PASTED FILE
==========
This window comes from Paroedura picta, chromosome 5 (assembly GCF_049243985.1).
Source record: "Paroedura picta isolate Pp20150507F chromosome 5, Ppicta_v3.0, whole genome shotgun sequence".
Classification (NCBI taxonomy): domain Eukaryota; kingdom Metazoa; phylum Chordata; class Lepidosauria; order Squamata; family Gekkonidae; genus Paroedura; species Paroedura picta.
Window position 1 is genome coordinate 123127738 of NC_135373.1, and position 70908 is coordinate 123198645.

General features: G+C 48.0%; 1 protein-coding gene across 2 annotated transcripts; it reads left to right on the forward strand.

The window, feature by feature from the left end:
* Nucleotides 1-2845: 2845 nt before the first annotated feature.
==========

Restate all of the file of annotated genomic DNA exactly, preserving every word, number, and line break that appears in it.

This window comes from Paroedura picta, chromosome 5 (assembly GCF_049243985.1).
Source record: "Paroedura picta isolate Pp20150507F chromosome 5, Ppicta_v3.0, whole genome shotgun sequence".
Classification (NCBI taxonomy): domain Eukaryota; kingdom Metazoa; phylum Chordata; class Lepidosauria; order Squamata; family Gekkonidae; genus Paroedura; species Paroedura picta.
Window position 1 is genome coordinate 123127738 of NC_135373.1, and position 70908 is coordinate 123198645.

General features: G+C 48.0%; 1 protein-coding gene across 2 annotated transcripts; it reads left to right on the forward strand.

The window, feature by feature from the left end:
* Nucleotides 1-2845: 2845 nt before the first annotated feature.